Slaughterhouse-Five (8/11/12)

Slaughterhouse-FiveMovie One Hundred Eighty Eight

Slaughterhouse-Five is the story of a man who serves in World War II and then is abducted by aliens and becomes “unstuck” in time, based on the novel by Kurt Vonnegut.

Billy Pilgrim (Michael Sacks) is a soldier during World War II and survives the fire bombings in Dresden. After the war, he marries Valencia (Sharon Gans) and becomes a successful eye doctor. Sometime later, he is abducted by aliens from Tralfamadore and kept in an exhibit with a beautiful celebrity, Montana Wildhack (Valerie Perrine). The Tralfamadorians do not have the same concept of time that we do, and Billy learns to time travel through his entire life at any point. Due to this, the film jumps back and forth between events in Billy’s life after World War II.

Recently, I finished reading Slaughterhouse-Five by Kurt Vonnegut and firmly decided to see the film version. As far as book adaptations go, Slaughterhouse-Five is very fair to the source material in many ways, but the small touches are lost. Sometimes the small touches go a long way, for instance, every time someone dies in the novel, Billy remarks “so it goes”. That line isn’t spoken once in the film, despite numerous mentions in the novel. As a result, the film, if viewed as its own entity, does not have the charm or identity the novel has.

I was surprised at how well Slaughterhouse-Five translated to the screen, I was having a hard time picturing how a film where time travel is so frequent could be anything but a confusing mess, but the cuts in the film between periods are well thought out. I never had any question as to when Billy was or even where he was, but that could be attributed to my knowledge of the plot from the novel. The actors playing the characters were all as I imagined them and they all perform quite well.

Standing on its own, I would have a hard time recommending the film version of Slaughterhouse-Five. Conversely, I would easily (and wholeheartedly) recommend the novel version of Slaughterhouse-Five. Both are strange and satirical, but the film is simply missing that intangible *something* that makes the novel so special. If you’re a fan of the novel already, I think you’ll still enjoy Slaughterhouse-Five as much as I did, though.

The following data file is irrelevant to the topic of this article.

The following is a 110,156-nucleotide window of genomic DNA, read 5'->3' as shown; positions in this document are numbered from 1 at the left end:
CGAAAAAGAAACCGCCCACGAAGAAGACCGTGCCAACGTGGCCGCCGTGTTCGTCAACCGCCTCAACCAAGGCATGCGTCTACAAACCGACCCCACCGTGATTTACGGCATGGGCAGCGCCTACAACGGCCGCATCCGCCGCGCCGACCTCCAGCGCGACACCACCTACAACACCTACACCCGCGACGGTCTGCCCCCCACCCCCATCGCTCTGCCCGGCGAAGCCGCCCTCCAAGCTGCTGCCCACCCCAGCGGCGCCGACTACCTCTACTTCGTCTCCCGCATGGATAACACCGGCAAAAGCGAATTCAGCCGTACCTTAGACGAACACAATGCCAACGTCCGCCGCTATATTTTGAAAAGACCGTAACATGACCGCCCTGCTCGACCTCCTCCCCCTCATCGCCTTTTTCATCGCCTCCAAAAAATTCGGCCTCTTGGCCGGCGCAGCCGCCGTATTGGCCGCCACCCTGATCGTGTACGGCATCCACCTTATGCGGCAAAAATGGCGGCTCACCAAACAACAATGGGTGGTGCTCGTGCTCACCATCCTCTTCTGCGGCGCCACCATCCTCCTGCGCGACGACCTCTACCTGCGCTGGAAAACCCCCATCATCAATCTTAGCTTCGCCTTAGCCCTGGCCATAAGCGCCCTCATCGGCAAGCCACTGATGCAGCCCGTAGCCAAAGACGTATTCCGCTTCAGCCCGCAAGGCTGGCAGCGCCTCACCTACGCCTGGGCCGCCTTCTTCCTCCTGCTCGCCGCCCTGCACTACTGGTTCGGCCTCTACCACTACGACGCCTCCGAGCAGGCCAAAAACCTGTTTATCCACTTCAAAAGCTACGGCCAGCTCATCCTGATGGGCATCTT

I give it 4 Tralfamadorian exhibits out of 5.


Rotten Tomatoes


20 responses to “Slaughterhouse-Five (8/11/12)

  1. Kurt Vonnegut is one of my heroes and Slaughter House Five was the first thing I read by him (like most people, I think). I tried to watch this though and couldn’t stomach it. I just didn’t think it worked plus I admit to being biased when books are made into films.

  2. Wow! I love the novel Slaughterhouse-Five (and Vonnegut in general) but I didn’t realize this movie existed. I may have to check it out, just for curiosity’s sake.

  3. Love the novel, find this film adaptation to be nearly unbearable. I always thought Michael Sacks was a complete miscast as Billy Pilgrim. I can appreciate how the film tries to remain very loyal to the novel, but I think that’s almost to a fault. I also just feel that everything in the film lacks an imagination. The world that’s created within the novel is so visceral and unique, the film feels like a very bland adaptation to me. I am curious to re-visit the film though after your review, haven’t seen it in nearly a decade.

    • I didn’t like Michael Sacks at first but he grew on me as Billy. You’re right that the film doesn’t really have much of its own imagination. If it were to be remade I’d like it to have more going on visually.

  4. This was recommended to me some years ago and I never saw it. I am glad I didn’t since it seems like I need to read the book first. Nice review.

  5. Thanks a lot for drawing my attention to this as well – I also didn’t know that a film version of the novel existed. I love the novel very much, but I cannot imagine how a film could even come close to capturing all the ‘satirical complexity and genius’ of the novel. For me the exact words in the novel are as important as the pictures one imagines when reading (I just love Vonnegut’s style), so I really dread watching this in case I didn’t like it at all hehe

    • It’s safe to say that the film doesn’t capture some of the novel’s fantastical ideas, but the general idea is there. I can see dreading this one, but if you don’t go in expecting the same level as the novel, it delivers…Well, it did for me, at least.

  6. Pingback: My August Movies Round-Up | Andy Watches Movies

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  8. ‘Five’ is an interesting film, I liked it – but without the novel’s dark irony, it comes across as merely frivolous.

    Good summing up, Andy – coz now I want to watch it again…

      • Oddly, reading the comments above, I was quite surprised folk didn’t know about the film version!

        But thinking about it, when I saw ‘Five’ (round about 1979-80, read the book about 4 years after that) it was still talked about in Sci-Fi movie circles, but in the last 25-30 years or so it’s faded into obscurity. So, yeh, maybe it’s a generational thing.

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